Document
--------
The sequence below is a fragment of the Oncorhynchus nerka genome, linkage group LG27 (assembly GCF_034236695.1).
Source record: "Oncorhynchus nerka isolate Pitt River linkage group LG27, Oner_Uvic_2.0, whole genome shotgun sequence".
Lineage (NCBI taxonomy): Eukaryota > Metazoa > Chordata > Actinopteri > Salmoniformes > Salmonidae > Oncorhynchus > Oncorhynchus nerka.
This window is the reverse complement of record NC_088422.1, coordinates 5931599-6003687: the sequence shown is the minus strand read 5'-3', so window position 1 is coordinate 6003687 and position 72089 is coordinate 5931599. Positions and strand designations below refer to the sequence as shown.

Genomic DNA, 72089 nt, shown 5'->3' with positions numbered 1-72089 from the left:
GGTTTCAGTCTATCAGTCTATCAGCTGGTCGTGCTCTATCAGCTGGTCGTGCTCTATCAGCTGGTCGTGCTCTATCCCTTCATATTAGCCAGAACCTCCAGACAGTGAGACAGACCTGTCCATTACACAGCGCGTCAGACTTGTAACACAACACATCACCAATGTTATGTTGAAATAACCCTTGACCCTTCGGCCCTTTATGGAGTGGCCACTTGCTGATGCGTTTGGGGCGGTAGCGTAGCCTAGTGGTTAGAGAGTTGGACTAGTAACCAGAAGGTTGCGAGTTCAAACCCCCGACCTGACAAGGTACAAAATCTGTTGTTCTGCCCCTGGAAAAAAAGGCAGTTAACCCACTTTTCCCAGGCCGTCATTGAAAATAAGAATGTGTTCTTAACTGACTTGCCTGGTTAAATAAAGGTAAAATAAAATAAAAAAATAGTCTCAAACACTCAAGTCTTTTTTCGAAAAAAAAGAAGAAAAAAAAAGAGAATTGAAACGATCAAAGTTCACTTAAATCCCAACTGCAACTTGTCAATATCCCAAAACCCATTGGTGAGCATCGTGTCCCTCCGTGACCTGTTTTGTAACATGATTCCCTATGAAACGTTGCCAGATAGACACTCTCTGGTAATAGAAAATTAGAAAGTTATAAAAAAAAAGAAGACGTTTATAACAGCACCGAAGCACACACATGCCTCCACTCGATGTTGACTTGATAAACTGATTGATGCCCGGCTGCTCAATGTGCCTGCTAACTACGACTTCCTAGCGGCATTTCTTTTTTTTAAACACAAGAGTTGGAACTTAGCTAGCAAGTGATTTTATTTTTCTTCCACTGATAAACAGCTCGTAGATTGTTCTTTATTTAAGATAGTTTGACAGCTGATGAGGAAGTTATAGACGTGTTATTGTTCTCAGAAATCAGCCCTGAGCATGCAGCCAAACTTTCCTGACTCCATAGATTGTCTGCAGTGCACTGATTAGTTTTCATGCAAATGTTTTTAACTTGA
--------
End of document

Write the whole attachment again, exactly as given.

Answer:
The sequence below is a fragment of the Oncorhynchus nerka genome, linkage group LG27 (assembly GCF_034236695.1).
Source record: "Oncorhynchus nerka isolate Pitt River linkage group LG27, Oner_Uvic_2.0, whole genome shotgun sequence".
Lineage (NCBI taxonomy): Eukaryota > Metazoa > Chordata > Actinopteri > Salmoniformes > Salmonidae > Oncorhynchus > Oncorhynchus nerka.
This window is the reverse complement of record NC_088422.1, coordinates 5931599-6003687: the sequence shown is the minus strand read 5'-3', so window position 1 is coordinate 6003687 and position 72089 is coordinate 5931599. Positions and strand designations below refer to the sequence as shown.

Genomic DNA, 72089 nt, shown 5'->3' with positions numbered 1-72089 from the left:
GGTTTCAGTCTATCAGTCTATCAGCTGGTCGTGCTCTATCAGCTGGTCGTGCTCTATCAGCTGGTCGTGCTCTATCCCTTCATATTAGCCAGAACCTCCAGACAGTGAGACAGACCTGTCCATTACACAGCGCGTCAGACTTGTAACACAACACATCACCAATGTTATGTTGAAATAACCCTTGACCCTTCGGCCCTTTATGGAGTGGCCACTTGCTGATGCGTTTGGGGCGGTAGCGTAGCCTAGTGGTTAGAGAGTTGGACTAGTAACCAGAAGGTTGCGAGTTCAAACCCCCGACCTGACAAGGTACAAAATCTGTTGTTCTGCCCCTGGAAAAAAAGGCAGTTAACCCACTTTTCCCAGGCCGTCATTGAAAATAAGAATGTGTTCTTAACTGACTTGCCTGGTTAAATAAAGGTAAAATAAAATAAAAAAATAGTCTCAAACACTCAAGTCTTTTTTCGAAAAAAAAGAAGAAAAAAAAAGAGAATTGAAACGATCAAAGTTCACTTAAATCCCAACTGCAACTTGTCAATATCCCAAAACCCATTGGTGAGCATCGTGTCCCTCCGTGACCTGTTTTGTAACATGATTCCCTATGAAACGTTGCCAGATAGACACTCTCTGGTAATAGAAAATTAGAAAGTTATAAAAAAAAAGAAGACGTTTATAACAGCACCGAAGCACACACATGCCTCCACTCGATGTTGACTTGATAAACTGATTGATGCCCGGCTGCTCAATGTGCCTGCTAACTACGACTTCCTAGCGGCATTTCTTTTTTTTAAACACAAGAGTTGGAACTTAGCTAGCAAGTGATTTTATTTTTCTTCCACTGATAAACAGCTCGTAGATTGTTCTTTATTTAAGATAGTTTGACAGCTGATGAGGAAGTTATAGACGTGTTATTGTTCTCAGAAATCAGCCCTGAGCATGCAGCCAAACTTTCCTGACTCCATAGATTGTCTGCAGTGCACTGATTAGTTTTCATGCAAATGTTTTTAACTTGA